The Business of Being a Writer (Jane Friedman)

Friedman’s book covers the “fundamental business principles that underlie writing and publishing success”. As advertised. Direct, accurate, and worthwhile.

One particularly valuable aspect of the work is her early introduction of – and regular references to – the concept of literary citizenship.

It’s not unusual for business books to emphasize the importance of networking and connections. And it only makes sense that good relationship building equals good literary citizenship. But something about the way that Friedman frames it? It makes it more about actually building and less about cashing-in or, even, less about tit-for-tat.

She cites, for example, emerging author Chris Guillebeau’s experience. He spent six months reading the work of authors with whom he identified and he wrote personal letters of admiration to them. He asked for nothing in return and spent about two hours every day talking them up to his small audience and sending personal messages of acknowledgement to new followers.

Other books on the business of writing suggest similar activities, but often in the context of an author’s having finished a manuscript, so that it feels like the idea of community is an after-thought, that the author is simply executing a series of actions to secure publicity for their work specifically rather than building a community generally.

Call it an investment or call it paying-it-forward, call it idealistic: this (possibly old-fashioned?) idea of putting time and energy into the literary-world-at-large rings true to me and because Friedman places it prominently (just a couple dozen pages into the work) I was predisposed to attend to her ideas and suggestions.

Against this backdrop, she clearly and methodically breaks down the key elements to finding, securing and executing the business of writing. She makes statements like this one about writing a synopsis: it “has an uncanny way of highlighting plot flaws, serious gaps in character motivation, or sweeping failures of story structure”. It’s an invitation for savvy writers to revisit their manuscripts to suss out such flaws, gaps and failures. But she remains stalwartly on-topic.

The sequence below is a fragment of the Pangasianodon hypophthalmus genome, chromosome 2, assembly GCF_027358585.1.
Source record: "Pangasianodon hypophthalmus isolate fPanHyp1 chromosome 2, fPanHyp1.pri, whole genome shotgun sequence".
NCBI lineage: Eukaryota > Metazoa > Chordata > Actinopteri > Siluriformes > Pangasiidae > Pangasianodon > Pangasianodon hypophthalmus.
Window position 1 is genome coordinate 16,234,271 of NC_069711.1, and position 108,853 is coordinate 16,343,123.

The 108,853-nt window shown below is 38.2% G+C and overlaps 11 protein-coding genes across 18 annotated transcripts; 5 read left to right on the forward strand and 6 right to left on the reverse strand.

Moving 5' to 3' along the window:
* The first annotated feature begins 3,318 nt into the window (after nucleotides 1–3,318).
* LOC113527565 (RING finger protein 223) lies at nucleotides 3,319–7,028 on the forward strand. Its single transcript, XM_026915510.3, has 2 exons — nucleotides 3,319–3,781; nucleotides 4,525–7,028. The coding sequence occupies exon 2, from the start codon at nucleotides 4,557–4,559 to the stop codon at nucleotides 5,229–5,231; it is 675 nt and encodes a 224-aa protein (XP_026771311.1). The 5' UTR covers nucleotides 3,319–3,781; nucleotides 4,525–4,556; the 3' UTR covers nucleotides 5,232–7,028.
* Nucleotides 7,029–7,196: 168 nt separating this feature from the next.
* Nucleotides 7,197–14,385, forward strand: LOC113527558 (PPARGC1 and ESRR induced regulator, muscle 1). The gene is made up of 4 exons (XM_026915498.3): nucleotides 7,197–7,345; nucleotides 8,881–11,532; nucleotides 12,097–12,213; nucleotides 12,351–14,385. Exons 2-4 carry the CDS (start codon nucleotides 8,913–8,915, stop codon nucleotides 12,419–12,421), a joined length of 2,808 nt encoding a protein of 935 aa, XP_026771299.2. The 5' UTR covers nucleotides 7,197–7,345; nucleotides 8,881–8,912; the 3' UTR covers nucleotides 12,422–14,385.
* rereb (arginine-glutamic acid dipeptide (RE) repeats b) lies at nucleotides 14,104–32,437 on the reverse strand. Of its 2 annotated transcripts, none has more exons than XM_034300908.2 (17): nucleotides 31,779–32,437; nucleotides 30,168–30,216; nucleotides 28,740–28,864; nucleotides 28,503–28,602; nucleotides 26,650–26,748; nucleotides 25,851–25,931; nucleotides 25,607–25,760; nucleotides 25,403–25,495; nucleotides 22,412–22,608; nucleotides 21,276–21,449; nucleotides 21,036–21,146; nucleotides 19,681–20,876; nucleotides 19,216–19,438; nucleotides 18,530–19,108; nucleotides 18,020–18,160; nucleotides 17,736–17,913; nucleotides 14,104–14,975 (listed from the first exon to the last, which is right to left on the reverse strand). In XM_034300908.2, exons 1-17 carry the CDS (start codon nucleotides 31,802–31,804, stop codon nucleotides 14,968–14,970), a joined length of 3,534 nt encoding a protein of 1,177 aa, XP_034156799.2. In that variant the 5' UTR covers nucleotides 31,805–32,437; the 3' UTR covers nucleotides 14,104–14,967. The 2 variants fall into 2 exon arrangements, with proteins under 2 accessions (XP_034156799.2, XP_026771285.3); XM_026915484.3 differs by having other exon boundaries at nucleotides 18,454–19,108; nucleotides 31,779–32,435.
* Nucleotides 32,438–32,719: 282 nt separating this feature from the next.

She also does not clutter the volume with material that anyone with an internet connection can source without her particular expertise. So, for instance, she does not include examples of a synopsis (or a query letter or a book proposal): she refers to specific websites online which house samples.

And, when she does include site addresses, she selects established (but niche) sites. Like (an aggregator site which could be useful for locating images for noncommercial use) and (mostly-free templates for cloud-based design). She only occasionally dabbles in the obvious (stating, for instance, that one could use Windows Movie Maker to create a video to upload to YouTube) and this may actually still be useful to many writer-types, who are more focussed on words than technology.

Some of the advice Friedman offers is familiar and a matter of common sense. She does, however, add the kind of insider advice that can be overlooked by the ubiquitous click-here articles you find online. For example, in her discussion about the benefits of agent representation, she includes a reminder that agents have contacts in Hollywood, which afford the opportunity to sell a book project to a producer/studio.

In all, this volume could play an essential role on the shelf of an emerging writer whose romantic ideas of the writing life require some structure and direction, but also on the shelf of an established writer who is wrestling with some uncertainty about the technological opportunities and demands in the digital age.

Great stuff for writers.

Jane Friedman’s The Business of Being a Writer. Chicago: The University of Chicago, 2018.

Manuscript Makeover (Elizabeth Lyon)

Some of my favourite resources are devoted to revision, like Sandra Scofield’s The Last Draft: A Novelist’s Guide to Revision.